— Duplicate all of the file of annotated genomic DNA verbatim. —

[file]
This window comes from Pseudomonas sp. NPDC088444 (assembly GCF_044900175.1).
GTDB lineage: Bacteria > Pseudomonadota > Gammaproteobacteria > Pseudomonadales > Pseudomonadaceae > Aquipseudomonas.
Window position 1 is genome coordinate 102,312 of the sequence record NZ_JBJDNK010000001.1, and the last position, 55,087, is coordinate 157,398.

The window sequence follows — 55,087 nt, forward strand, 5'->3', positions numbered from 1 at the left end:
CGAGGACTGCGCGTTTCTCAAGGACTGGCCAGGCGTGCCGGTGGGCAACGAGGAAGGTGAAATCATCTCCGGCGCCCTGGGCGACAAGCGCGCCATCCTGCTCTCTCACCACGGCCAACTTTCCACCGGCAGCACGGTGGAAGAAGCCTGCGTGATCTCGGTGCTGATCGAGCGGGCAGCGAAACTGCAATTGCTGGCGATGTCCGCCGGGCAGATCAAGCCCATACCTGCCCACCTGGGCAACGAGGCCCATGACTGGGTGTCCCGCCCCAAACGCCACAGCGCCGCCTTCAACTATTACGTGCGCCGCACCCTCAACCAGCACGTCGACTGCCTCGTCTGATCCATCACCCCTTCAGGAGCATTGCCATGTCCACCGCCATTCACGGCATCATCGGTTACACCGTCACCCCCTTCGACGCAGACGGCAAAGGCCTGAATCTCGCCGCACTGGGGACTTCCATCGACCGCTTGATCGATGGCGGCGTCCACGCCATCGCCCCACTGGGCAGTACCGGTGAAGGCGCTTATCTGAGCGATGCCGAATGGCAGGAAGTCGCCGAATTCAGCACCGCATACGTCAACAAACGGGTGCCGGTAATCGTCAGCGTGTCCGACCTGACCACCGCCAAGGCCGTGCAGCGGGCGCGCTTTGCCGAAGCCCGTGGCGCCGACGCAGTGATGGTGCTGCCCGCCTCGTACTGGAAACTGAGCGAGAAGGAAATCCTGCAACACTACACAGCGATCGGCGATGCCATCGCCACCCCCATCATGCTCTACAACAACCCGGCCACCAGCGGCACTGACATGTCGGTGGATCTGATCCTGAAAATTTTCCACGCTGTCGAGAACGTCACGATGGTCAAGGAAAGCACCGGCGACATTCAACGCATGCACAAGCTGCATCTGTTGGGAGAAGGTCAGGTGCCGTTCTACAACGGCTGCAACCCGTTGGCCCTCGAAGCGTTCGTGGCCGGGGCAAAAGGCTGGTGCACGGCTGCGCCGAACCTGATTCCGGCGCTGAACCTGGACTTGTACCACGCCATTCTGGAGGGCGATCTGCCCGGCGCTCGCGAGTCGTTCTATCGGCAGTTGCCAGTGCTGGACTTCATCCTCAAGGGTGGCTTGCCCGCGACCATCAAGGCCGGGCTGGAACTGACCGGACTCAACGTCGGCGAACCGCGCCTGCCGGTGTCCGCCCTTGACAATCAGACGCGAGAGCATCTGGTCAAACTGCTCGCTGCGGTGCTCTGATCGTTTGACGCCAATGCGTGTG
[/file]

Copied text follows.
This window comes from Pseudomonas sp. NPDC088444 (assembly GCF_044900175.1).
GTDB lineage: Bacteria > Pseudomonadota > Gammaproteobacteria > Pseudomonadales > Pseudomonadaceae > Aquipseudomonas.
Window position 1 is genome coordinate 102,312 of the sequence record NZ_JBJDNK010000001.1, and the last position, 55,087, is coordinate 157,398.

The window sequence follows — 55,087 nt, forward strand, 5'->3', positions numbered from 1 at the left end:
CGAGGACTGCGCGTTTCTCAAGGACTGGCCAGGCGTGCCGGTGGGCAACGAGGAAGGTGAAATCATCTCCGGCGCCCTGGGCGACAAGCGCGCCATCCTGCTCTCTCACCACGGCCAACTTTCCACCGGCAGCACGGTGGAAGAAGCCTGCGTGATCTCGGTGCTGATCGAGCGGGCAGCGAAACTGCAATTGCTGGCGATGTCCGCCGGGCAGATCAAGCCCATACCTGCCCACCTGGGCAACGAGGCCCATGACTGGGTGTCCCGCCCCAAACGCCACAGCGCCGCCTTCAACTATTACGTGCGCCGCACCCTCAACCAGCACGTCGACTGCCTCGTCTGATCCATCACCCCTTCAGGAGCATTGCCATGTCCACCGCCATTCACGGCATCATCGGTTACACCGTCACCCCCTTCGACGCAGACGGCAAAGGCCTGAATCTCGCCGCACTGGGGACTTCCATCGACCGCTTGATCGATGGCGGCGTCCACGCCATCGCCCCACTGGGCAGTACCGGTGAAGGCGCTTATCTGAGCGATGCCGAATGGCAGGAAGTCGCCGAATTCAGCACCGCATACGTCAACAAACGGGTGCCGGTAATCGTCAGCGTGTCCGACCTGACCACCGCCAAGGCCGTGCAGCGGGCGCGCTTTGCCGAAGCCCGTGGCGCCGACGCAGTGATGGTGCTGCCCGCCTCGTACTGGAAACTGAGCGAGAAGGAAATCCTGCAACACTACACAGCGATCGGCGATGCCATCGCCACCCCCATCATGCTCTACAACAACCCGGCCACCAGCGGCACTGACATGTCGGTGGATCTGATCCTGAAAATTTTCCACGCTGTCGAGAACGTCACGATGGTCAAGGAAAGCACCGGCGACATTCAACGCATGCACAAGCTGCATCTGTTGGGAGAAGGTCAGGTGCCGTTCTACAACGGCTGCAACCCGTTGGCCCTCGAAGCGTTCGTGGCCGGGGCAAAAGGCTGGTGCACGGCTGCGCCGAACCTGATTCCGGCGCTGAACCTGGACTTGTACCACGCCATTCTGGAGGGCGATCTGCCCGGCGCTCGCGAGTCGTTCTATCGGCAGTTGCCAGTGCTGGACTTCATCCTCAAGGGTGGCTTGCCCGCGACCATCAAGGCCGGGCTGGAACTGACCGGACTCAACGTCGGCGAACCGCGCCTGCCGGTGTCCGCCCTTGACAATCAGACGCGAGAGCATCTGGTCAAACTGCTCGCTGCGGTGCTCTGATCGTTTGACGCCAATGCGTGTG